Oh Really? Another Siren Song


Burt's Bees Selects i2 Solutions to Streamline the Supply Chain for Lean Manufacturing

Another “Siren Song” in the world of manufacturing software. Once again, it's i2 Technologies claiming their software is “Built on the principles of lean manufacturing and constraint-based planning, the solutions enable companies to reach the best throughput and customer service at the lowest inventory level and cost.”

Argh, but they continue…

i2s factory panning solutions are used by companies around the globe looking to move into lean manufacturing, said Steve Estrada, senior vice president of Consumer Industries at i2.

The “siren song” is that some software companies really expect you think that all that's missing from your successful lean transformation is the proper software. If you're “looking to move into lean” — as opposed to actually working on it — I think you'd be better off focusing on your people and your processes.

I just noticed there is a typo in the second quote (it's really there in the press release) — “panning” instead of “planning.” I guess i2 would have kwality if they only had, oh I don't know, maybe some software for that? Oh right, it's called spell check. I guess technology can't do it all for you, can it?

There's no silver bullet software that will make brilliant decisions for you, decisions that will make you lean.

I'm not “anti-software.” Neither is Toyota. But, the software vendors lose credibility with messages like this, that the software makes you lean.

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Mark Graban
Mark Graban is an internationally-recognized consultant, author, and professional speaker, and podcaster with experience in healthcare, manufacturing, and startups. Mark's new book is The Mistakes That Make Us: Cultivating a Culture of Learning and Innovation. He is also the author of Measures of Success: React Less, Lead Better, Improve More, the Shingo Award-winning books Lean Hospitals and Healthcare Kaizen, and the anthology Practicing Lean. Mark is also a Senior Advisor to the technology company KaiNexus.


  1. The typo in the quote is quite humorous. You raise some thought provoking issues that are worthy of discussion rather than single sided rant.

    Yeah, you are correct that the software itself won’t make you lean… but there IS software which can COMPLIMENT lean… and i2 is best of the bunch IMHO.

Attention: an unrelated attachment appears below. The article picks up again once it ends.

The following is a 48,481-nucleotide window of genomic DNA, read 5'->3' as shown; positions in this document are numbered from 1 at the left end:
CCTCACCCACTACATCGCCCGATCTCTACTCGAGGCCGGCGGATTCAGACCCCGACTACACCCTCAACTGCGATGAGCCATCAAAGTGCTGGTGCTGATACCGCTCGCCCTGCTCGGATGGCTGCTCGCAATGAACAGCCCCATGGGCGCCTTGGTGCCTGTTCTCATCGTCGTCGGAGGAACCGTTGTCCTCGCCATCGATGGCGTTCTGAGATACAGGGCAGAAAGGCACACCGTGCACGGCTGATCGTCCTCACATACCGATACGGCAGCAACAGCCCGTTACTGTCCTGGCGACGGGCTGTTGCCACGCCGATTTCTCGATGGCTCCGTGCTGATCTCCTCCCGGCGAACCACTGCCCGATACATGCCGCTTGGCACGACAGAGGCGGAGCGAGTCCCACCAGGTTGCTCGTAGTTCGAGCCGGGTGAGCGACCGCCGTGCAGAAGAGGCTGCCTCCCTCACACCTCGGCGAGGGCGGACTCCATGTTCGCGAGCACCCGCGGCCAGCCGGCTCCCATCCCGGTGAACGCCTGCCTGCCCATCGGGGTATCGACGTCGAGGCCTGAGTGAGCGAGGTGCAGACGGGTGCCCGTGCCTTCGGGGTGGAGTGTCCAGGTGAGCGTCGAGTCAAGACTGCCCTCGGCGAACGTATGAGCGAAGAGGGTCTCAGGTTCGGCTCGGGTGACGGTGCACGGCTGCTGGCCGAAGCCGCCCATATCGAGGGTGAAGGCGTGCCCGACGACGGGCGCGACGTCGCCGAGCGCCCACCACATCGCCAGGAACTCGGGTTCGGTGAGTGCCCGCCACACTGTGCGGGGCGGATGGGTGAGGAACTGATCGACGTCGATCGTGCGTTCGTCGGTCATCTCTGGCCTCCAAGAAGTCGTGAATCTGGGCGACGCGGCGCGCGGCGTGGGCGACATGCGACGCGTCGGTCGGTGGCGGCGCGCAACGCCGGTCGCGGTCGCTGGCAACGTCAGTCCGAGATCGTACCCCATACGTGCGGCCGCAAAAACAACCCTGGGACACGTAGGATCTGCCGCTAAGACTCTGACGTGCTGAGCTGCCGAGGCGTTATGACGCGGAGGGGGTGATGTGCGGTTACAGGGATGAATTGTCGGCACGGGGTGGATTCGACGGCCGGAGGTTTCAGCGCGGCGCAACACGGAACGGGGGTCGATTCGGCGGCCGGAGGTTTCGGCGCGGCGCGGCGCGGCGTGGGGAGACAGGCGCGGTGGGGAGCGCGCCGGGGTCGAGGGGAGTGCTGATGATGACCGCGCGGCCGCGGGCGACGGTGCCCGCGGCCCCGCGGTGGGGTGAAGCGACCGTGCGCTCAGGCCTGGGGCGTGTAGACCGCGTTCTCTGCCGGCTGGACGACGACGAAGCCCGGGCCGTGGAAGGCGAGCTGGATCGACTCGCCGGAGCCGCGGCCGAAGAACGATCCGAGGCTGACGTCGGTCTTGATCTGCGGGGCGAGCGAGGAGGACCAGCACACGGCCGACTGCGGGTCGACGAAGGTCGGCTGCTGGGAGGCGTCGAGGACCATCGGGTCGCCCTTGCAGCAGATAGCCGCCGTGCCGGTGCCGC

Have you ever USED i2 planning software?

    Lean theories and practices in and of themselves can’t deal with or help you avoid all of the complexities for full forecasting, supply chain planning and factory scheduling. Those are necessary evils in many non-MTO environments.

    BTW, many of the truest lean companies run i2. Toyota, Dell, Herman Miller just to name a very few.

    Yes, you are right that the software does not make you lean.

  2. Well, I’d consider the i2 press release to be a “single sided rant”, or at least single sided.

    YES, I have used i2 planning software, I helped put it in at Dell in 2000. I wouldn’t go bragging about what the “i2” software did, because there was a lot of expensive custom code that had to be written, to the point that the i2 software itself wasn’t really doing anything very special.

    I understand that Toyota uses software. I recognize that MRP can be helpful even, but for PLANNING, as the name indicates. MRP used for execution doesn’t work… and some of the same complications occur with an i2 type constraint-based system if you’re trying to run every little detail of your plant floor execution based off of it.

    I’d like to know how i2 is “built on lean principles.” That’s recent marketing spin, so I’d tend to NOT believe it. Please help us understand, if you can, Mr. Anonymous


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